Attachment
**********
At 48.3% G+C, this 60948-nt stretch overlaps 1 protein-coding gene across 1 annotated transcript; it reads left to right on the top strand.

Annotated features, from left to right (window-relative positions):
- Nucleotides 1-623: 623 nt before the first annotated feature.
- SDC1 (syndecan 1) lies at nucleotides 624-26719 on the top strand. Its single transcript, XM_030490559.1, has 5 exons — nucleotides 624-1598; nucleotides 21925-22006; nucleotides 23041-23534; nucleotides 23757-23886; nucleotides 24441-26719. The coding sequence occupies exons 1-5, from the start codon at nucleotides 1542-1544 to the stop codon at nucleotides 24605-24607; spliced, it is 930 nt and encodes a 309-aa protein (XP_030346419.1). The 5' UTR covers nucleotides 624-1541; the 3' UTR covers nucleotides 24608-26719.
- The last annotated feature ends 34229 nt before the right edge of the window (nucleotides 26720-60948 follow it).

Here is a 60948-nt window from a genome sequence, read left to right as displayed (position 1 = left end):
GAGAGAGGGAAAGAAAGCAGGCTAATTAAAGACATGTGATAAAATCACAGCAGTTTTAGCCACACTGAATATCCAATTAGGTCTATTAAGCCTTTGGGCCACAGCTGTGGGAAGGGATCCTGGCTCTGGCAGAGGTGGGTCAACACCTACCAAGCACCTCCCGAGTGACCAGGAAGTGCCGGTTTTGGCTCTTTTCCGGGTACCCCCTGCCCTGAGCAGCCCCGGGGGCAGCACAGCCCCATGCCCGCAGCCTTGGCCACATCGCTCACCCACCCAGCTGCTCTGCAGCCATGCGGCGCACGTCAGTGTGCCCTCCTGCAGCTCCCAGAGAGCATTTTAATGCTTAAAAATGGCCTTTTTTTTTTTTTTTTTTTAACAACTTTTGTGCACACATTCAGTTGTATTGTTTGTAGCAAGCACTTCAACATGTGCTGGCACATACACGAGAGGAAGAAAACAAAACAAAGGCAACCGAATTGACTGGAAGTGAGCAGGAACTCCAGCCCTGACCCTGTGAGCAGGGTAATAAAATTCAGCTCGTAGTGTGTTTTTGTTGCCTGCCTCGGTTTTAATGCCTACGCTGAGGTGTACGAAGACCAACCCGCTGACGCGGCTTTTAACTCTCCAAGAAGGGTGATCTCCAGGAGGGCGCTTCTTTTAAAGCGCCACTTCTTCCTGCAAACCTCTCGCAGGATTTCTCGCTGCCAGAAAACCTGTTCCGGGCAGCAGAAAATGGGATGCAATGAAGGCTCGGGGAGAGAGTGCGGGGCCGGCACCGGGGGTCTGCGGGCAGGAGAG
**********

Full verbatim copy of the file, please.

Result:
At 48.3% G+C, this 60948-nt stretch overlaps 1 protein-coding gene across 1 annotated transcript; it reads left to right on the top strand.

Annotated features, from left to right (window-relative positions):
- Nucleotides 1-623: 623 nt before the first annotated feature.
- SDC1 (syndecan 1) lies at nucleotides 624-26719 on the top strand. Its single transcript, XM_030490559.1, has 5 exons — nucleotides 624-1598; nucleotides 21925-22006; nucleotides 23041-23534; nucleotides 23757-23886; nucleotides 24441-26719. The coding sequence occupies exons 1-5, from the start codon at nucleotides 1542-1544 to the stop codon at nucleotides 24605-24607; spliced, it is 930 nt and encodes a 309-aa protein (XP_030346419.1). The 5' UTR covers nucleotides 624-1541; the 3' UTR covers nucleotides 24608-26719.
- The last annotated feature ends 34229 nt before the right edge of the window (nucleotides 26720-60948 follow it).

Here is a 60948-nt window from a genome sequence, read left to right as displayed (position 1 = left end):
GAGAGAGGGAAAGAAAGCAGGCTAATTAAAGACATGTGATAAAATCACAGCAGTTTTAGCCACACTGAATATCCAATTAGGTCTATTAAGCCTTTGGGCCACAGCTGTGGGAAGGGATCCTGGCTCTGGCAGAGGTGGGTCAACACCTACCAAGCACCTCCCGAGTGACCAGGAAGTGCCGGTTTTGGCTCTTTTCCGGGTACCCCCTGCCCTGAGCAGCCCCGGGGGCAGCACAGCCCCATGCCCGCAGCCTTGGCCACATCGCTCACCCACCCAGCTGCTCTGCAGCCATGCGGCGCACGTCAGTGTGCCCTCCTGCAGCTCCCAGAGAGCATTTTAATGCTTAAAAATGGCCTTTTTTTTTTTTTTTTTTTAACAACTTTTGTGCACACATTCAGTTGTATTGTTTGTAGCAAGCACTTCAACATGTGCTGGCACATACACGAGAGGAAGAAAACAAAACAAAGGCAACCGAATTGACTGGAAGTGAGCAGGAACTCCAGCCCTGACCCTGTGAGCAGGGTAATAAAATTCAGCTCGTAGTGTGTTTTTGTTGCCTGCCTCGGTTTTAATGCCTACGCTGAGGTGTACGAAGACCAACCCGCTGACGCGGCTTTTAACTCTCCAAGAAGGGTGATCTCCAGGAGGGCGCTTCTTTTAAAGCGCCACTTCTTCCTGCAAACCTCTCGCAGGATTTCTCGCTGCCAGAAAACCTGTTCCGGGCAGCAGAAAATGGGATGCAATGAAGGCTCGGGGAGAGAGTGCGGGGCCGGCACCGGGGGTCTGCGGGCAGGAGAG